News releases are used every day to inform audiences about recent changes within an organization. Some are successful, garnering editorial coverage, attention and eyeballs. Many others are glanced at and ignored. What is the difference? Turns out, it might not be the news you’re sharing, but the words you’re using to describe it.
Business Wire invited writing coach and CEO of Wylie Communications, Ann Wylie, to share her tips on writing news release headlines that reporters and consumers will open and retaining their interest within a three-second window.
7 tips to write an attention-grabbing headline
- Understand that your reader, not your company or product, is the story
- Include the name of the issuing organization in the headline or sub-headline to make it clear who is making the announcement
- Put your power words in the first 11 characters of your headline
- Use a verb that screams action; the verb is the crux of your story
- Do not bury the verb, showcase it
- Cut out the hype, adjectives and adverbs
- Keep it short, 5-8 words, max
A great headline will increase your news release open rates, but what happens when they open the news release? To retain readers and truly drive the message adoption of the news you want to share, make the body of your news release skim-friendly.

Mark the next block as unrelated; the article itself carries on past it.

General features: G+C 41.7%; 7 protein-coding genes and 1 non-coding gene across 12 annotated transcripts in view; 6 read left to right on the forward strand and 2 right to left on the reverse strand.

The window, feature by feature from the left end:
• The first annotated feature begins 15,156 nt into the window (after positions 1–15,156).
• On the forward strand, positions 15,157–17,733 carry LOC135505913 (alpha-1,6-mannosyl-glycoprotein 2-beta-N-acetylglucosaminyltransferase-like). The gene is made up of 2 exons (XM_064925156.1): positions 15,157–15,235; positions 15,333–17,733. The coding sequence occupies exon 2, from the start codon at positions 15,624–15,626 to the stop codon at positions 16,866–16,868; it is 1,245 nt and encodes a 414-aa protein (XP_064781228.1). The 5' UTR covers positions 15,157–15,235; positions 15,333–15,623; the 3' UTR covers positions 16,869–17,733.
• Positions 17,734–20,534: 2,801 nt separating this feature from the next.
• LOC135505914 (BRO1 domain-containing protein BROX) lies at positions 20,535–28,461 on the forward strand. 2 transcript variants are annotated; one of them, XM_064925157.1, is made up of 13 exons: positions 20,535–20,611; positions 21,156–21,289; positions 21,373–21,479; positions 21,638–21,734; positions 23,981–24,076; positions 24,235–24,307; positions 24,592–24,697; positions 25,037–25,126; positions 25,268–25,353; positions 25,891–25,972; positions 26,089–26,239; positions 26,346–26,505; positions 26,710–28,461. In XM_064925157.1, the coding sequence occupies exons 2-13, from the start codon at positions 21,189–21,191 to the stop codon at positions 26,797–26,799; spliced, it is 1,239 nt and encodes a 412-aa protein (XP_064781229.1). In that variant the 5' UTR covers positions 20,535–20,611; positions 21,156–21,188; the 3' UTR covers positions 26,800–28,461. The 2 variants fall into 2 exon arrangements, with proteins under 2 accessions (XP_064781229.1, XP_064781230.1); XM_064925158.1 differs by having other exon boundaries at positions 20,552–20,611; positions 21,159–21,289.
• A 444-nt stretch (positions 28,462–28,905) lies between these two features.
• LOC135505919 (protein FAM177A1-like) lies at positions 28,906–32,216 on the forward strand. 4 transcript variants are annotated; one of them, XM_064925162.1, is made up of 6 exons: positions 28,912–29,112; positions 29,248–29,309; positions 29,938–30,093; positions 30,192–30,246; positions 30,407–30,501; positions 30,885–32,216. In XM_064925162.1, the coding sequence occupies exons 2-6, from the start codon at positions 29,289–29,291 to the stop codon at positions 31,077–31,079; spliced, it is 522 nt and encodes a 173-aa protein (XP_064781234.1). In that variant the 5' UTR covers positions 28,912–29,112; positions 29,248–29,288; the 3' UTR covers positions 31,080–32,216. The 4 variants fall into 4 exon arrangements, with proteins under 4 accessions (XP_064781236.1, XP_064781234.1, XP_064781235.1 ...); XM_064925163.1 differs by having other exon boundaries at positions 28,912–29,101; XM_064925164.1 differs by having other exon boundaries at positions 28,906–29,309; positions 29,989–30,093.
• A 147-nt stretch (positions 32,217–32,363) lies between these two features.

Take the skim-friendly test
- Are your main points in your headline?
- Have you communicated your major ideas in the sub-headline?
- Did you create a visual journey for your reader using formatting – bullets, bold font and highlights?
- Have you emphasized your key points?
- Did you test your copy? Has a coworker skimmed your text to see if they can recite your key messages?
- Have you included hyperlinks to useful supporting information?
- Is your content worth the reader’s effort? Is it informative or entertaining?
Every single news release competes for space and attention. Following these tips gives your release a fighting chance to be seen, to attract interest and to deepen message adoption.
Learn more from Ann Wylie
RSVP for her upcoming PR-writing training: Learn to write NOT Your Father’s News Release.
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